Human cytomegalovirus (HCMV) is a ubiquitous beta-herpesvirus that causes severe disease primarily in immunosuppressed individuals. A major characteristic of HCMV with obvious clinical importance is the ability of the virus to establish lifelong infection within the host following the initial acute infection. One strategy used by HCMV to maintain itself within the host is the establishment of cellular sites of persistent infection and viral latency. Recent studies have identified endothelial cells and monocyte-derived macrophages (MDM) as sites of HCMV persistence and latency. These studies show that endothelial cell origin and MDM differentiation pathway are critical factors that influence the characteristics of HCMV replication in these cell types. The specific HCMV genes involved in endothelial cell and MDM tropism are unknown. However, studies in the closely related murine cytomegalovirus (MCMV) model have provided considerable insight into viral genes that enable replication in these cell types. This review will focus on mechanisms of HCMV replication in endothelial cells and MDM, and on the viral genes involved in regulation of viral replication in these important cell types.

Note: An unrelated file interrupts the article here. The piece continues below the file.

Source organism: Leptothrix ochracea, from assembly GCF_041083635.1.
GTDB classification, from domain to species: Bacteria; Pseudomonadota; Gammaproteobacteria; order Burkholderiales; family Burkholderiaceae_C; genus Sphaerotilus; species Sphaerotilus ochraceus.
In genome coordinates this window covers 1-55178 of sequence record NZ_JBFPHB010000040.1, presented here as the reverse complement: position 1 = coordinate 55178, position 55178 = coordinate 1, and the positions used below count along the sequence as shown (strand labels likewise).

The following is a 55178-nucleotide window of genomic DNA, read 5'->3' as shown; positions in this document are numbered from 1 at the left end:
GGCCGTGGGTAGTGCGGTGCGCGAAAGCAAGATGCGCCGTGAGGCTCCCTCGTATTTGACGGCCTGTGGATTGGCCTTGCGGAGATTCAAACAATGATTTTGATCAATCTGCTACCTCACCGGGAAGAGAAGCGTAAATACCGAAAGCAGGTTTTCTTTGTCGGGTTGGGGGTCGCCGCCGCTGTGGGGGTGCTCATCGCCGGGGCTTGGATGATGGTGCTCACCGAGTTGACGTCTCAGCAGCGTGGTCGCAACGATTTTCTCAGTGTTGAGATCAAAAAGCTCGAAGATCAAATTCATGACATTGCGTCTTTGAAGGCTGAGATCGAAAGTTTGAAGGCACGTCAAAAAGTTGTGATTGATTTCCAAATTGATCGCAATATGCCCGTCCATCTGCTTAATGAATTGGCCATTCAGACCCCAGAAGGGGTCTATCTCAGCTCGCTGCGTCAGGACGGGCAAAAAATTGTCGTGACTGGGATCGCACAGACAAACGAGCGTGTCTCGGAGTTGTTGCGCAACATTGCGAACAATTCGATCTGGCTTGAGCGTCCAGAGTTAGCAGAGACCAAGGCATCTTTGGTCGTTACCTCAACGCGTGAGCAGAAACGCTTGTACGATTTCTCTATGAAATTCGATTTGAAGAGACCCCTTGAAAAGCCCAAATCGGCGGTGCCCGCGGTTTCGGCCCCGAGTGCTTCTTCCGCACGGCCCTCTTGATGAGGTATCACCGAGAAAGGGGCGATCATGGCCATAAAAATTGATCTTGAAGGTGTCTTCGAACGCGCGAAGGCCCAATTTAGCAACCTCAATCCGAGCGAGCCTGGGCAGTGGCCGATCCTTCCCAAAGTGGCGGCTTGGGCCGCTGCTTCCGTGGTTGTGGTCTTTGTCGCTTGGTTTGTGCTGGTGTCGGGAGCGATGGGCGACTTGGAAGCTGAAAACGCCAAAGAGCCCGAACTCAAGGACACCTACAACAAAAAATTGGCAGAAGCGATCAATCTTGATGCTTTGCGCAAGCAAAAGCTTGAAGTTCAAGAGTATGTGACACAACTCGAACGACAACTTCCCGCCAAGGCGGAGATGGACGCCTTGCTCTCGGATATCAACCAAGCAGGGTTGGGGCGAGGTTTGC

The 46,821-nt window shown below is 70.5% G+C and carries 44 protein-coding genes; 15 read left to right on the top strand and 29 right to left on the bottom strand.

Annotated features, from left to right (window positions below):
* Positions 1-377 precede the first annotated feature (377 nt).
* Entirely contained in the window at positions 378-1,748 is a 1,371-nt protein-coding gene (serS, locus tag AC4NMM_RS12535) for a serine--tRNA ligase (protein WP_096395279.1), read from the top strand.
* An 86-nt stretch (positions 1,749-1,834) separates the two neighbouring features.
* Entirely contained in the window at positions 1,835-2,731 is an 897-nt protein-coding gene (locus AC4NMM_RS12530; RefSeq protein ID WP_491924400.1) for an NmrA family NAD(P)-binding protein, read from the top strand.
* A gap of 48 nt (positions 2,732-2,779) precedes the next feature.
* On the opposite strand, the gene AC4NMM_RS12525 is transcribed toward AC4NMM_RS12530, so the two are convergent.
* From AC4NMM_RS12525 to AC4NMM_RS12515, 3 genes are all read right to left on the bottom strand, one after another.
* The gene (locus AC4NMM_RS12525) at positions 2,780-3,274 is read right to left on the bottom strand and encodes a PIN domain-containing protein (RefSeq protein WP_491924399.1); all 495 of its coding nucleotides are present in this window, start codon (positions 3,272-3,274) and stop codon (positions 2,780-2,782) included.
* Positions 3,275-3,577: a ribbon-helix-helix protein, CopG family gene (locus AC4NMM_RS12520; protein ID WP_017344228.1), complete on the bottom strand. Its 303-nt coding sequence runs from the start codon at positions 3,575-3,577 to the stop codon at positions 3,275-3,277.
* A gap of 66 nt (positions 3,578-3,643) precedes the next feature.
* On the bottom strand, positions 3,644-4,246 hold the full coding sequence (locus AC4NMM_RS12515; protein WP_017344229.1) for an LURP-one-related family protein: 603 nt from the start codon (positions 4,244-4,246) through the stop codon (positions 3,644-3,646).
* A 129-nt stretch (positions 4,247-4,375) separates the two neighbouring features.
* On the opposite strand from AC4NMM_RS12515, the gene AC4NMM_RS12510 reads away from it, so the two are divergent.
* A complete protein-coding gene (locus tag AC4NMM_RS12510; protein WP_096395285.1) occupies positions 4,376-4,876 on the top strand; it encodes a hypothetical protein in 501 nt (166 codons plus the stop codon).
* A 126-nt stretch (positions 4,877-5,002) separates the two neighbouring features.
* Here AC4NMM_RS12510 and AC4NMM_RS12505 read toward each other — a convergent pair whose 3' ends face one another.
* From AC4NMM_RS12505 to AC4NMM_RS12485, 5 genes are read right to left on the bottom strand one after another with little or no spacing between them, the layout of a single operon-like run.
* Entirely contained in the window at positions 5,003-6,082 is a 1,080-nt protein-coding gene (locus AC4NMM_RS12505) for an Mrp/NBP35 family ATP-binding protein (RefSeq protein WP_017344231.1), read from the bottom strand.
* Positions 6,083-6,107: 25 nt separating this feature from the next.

|Original language||English (US)|
|Journal||Frontiers in bioscience : a journal and virtual library|
|State||Published - Jun 1 2002|
ASJC Scopus subject areas
- Biochemistry, Genetics and Molecular Biology(all)
- Immunology and Microbiology(all)